GRIFFEN v. USA
UNREPORTED OPINION: The complaint is dismissed pursuant to RCFC 12(h)(3) for lack of subject-matter jurisdiction. The Clerk is directed to enter judgment. Signed by Judge Thompson M. Dietz. (adb) Service on parties made.
In the United States Court of Federal Claims
(Filed: October 1, 2021)
NOT FOR PUBLICATION
HOWARD A. GRIFFEN II,
THE UNITED STATES,
Pro Se Complaint, Sua Sponte
Dismissal for Lack of Subject-Matter
Jurisdiction; RCFC 12(h)(3).
Howard Griffen II, Memphis, TN, pro se.
Stephen J. Smith, U.S. Department of Justice, Civil Division, Washington, DC, counsel for
ORDER AND OPINION
“A court may and should raise the question of its jurisdiction sua sponte at any time it
appears in doubt.” Arctic Corner, Inc. v. United States, 845 F.2d 999, 1000 (Fed. Cir. 1988).
Howard Griffen, proceeding pro se, seeks monetary damages from his former private-company
employer arising out of alleged Title VII violations. Because this Court lacks jurisdiction over
claims against entities other than the United States, the Court must dismiss Mr. Griffen’s
complaint for lack of subject-matter jurisdiction pursuant to Rule 12(h)(3) of the Rules of the
United States Court of Federal Claims.
In his complaint, Howard A. Griffen II, a pro se plaintiff, alleges that his former
employer, a private company, engaged in workplace racial discrimination and sexual harassment
in violation of Title VII of the Civil Rights Act of 1964. Compl. at 1, ECF. No 1. Mr. Griffen
alleges that his racial discrimination and sexual harassment claims were brought to the attention
of management and that his former employer terminated him in retaliation for such disclosures.
Id. at 3-4. Mr. Griffen seeks compensatory damages from his former employer arising out of lost
wages, emotional distress, and requests award of court fees. Id. at 5.
“Subject-matter jurisdiction may be challenged at any time . . . by the court sua sponte.”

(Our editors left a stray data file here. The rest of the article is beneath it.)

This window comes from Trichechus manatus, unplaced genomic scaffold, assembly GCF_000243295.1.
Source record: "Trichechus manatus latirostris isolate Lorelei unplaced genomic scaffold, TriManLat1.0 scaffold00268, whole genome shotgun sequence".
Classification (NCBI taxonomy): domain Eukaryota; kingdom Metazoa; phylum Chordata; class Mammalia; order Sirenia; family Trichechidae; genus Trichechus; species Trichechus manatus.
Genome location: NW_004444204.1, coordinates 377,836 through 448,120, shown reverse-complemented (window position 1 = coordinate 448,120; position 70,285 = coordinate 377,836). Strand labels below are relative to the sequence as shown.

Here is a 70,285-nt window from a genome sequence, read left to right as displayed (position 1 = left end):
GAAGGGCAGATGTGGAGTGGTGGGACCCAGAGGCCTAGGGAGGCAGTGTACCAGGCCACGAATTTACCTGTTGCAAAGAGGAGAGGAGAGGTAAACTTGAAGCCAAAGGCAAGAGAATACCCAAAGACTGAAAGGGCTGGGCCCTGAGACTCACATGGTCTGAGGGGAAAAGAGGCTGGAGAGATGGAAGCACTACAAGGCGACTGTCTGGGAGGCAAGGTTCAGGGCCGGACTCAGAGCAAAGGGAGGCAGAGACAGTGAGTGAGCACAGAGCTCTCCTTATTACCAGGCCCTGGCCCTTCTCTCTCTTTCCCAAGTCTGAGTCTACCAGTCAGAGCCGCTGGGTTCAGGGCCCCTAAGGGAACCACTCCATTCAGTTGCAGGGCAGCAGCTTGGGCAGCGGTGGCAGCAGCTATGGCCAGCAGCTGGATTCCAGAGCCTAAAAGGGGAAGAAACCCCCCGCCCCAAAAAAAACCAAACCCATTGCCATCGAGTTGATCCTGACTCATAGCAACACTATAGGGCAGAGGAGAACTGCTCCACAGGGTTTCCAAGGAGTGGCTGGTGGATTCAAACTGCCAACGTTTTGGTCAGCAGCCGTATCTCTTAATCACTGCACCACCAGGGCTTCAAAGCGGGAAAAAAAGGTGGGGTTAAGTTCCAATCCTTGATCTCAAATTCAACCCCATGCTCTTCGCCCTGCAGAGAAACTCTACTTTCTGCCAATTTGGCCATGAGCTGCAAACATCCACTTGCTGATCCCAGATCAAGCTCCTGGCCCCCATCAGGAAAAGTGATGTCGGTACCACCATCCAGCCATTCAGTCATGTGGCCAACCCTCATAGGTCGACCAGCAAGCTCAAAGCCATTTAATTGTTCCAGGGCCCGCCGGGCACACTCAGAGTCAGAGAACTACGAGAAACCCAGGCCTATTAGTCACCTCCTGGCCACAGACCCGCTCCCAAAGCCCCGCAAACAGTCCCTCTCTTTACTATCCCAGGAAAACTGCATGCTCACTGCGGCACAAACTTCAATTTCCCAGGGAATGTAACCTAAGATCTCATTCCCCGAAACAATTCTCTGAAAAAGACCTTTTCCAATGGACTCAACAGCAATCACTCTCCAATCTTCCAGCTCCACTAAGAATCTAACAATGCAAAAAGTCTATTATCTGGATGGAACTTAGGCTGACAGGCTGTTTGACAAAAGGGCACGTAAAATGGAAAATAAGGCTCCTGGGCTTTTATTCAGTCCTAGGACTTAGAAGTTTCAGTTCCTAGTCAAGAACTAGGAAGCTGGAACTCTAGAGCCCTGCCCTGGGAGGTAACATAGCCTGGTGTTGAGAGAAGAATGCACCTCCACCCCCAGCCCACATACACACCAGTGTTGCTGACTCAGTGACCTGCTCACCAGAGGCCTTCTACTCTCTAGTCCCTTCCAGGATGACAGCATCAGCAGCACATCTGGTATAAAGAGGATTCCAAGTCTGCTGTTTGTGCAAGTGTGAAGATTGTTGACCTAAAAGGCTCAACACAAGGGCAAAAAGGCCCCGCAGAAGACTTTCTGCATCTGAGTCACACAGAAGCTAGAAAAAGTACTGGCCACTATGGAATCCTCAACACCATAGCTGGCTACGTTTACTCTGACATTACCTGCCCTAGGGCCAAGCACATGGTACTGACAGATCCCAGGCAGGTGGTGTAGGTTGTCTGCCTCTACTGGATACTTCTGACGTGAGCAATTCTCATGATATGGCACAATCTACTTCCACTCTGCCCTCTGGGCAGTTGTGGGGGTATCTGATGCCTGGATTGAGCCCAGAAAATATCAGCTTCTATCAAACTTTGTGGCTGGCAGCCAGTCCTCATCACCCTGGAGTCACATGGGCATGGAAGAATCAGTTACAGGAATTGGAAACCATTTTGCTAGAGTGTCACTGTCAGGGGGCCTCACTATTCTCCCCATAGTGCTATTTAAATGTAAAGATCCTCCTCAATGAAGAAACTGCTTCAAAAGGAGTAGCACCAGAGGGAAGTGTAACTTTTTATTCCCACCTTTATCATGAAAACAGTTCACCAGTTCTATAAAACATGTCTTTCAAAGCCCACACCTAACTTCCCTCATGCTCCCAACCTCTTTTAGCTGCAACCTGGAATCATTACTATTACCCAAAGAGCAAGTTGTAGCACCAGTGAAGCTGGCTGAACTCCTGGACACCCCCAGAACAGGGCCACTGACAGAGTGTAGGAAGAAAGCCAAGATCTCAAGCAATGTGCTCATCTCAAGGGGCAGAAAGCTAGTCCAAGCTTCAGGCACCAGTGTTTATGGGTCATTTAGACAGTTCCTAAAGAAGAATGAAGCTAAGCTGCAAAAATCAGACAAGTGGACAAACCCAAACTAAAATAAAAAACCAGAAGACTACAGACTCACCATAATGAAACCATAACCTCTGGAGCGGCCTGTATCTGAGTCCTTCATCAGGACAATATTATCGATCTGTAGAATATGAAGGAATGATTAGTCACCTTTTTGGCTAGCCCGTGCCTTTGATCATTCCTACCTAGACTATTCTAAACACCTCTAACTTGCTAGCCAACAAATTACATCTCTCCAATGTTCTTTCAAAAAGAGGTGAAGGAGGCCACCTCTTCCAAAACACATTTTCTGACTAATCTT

Folden v. United States, 379 F.3d 1344, 1354 (Fed. Cir. 2004). Although pro se plaintiffs are
held to a “far less stringent standard,” they must still meet the Court’s jurisdictional
requirements. Spengler v. United States, 688 F. App’x 917, 920 (Fed. Cir. 2017). “If the court
determines at any time that it lacks subject-matter jurisdiction, the court must dismiss the
action.” RCFC 12(h)(3); see St. Bernard Parish Gov’t v. United States, 916 F.3d 987, 992-93
(Fed. Cir. 2019).
The Tucker Act limits this Court’s jurisdiction to “any claim against the United States
founded either upon the Constitution, or any Act of Congress or any regulation of an executive
department, or upon any express or implied contract with the United States, or for liquidated or
unliquidated damages in cases not sounding in tort.” 28 U.S.C. § 1491(a)(1) (2018) (emphasis
added). “[I]f the relief sought is against others than the United States,” then the suit must be
dismissed for lack of jurisdiction. United States v. Sherwood, 312 U.S. 584, 588 (1941); see also
Upshaw v. United States, 755 F. App’x 980, 981-82 (Fed. Cir. 2018). Furthermore, this Court
does not have jurisdiction over Title VII claims. Taylor v. United States, 310 F. App’x 390, 392
(Fed. Cir. 2009) (“Because Title VII vests jurisdiction over discrimination claims exclusively [in
federal district courts], the Court of Federal Claims cannot exercise jurisdiction[.]”).
Upon a sua sponte review, the Court finds that it lacks jurisdiction over Mr. Griffen’s
complaint because his claims are directed against his former employer, a private company. See
Compl. at 2. Because Mr. Griffen does not assert a cause of action against the United States, this
Court does not have jurisdiction to hear his claims. Accordingly, his complaint must be
dismissed for lack of subject-matter jurisdiction.
For the reasons set forth above, this case is DISMISSED WITHOUT PREJUDICE
under RCFC 12(h)(3). The Clerk is DIRECTED to enter judgment accordingly.
IT IS SO ORDERED.
s/ Thompson M. Dietz
THOMPSON M. DIETZ, Judge
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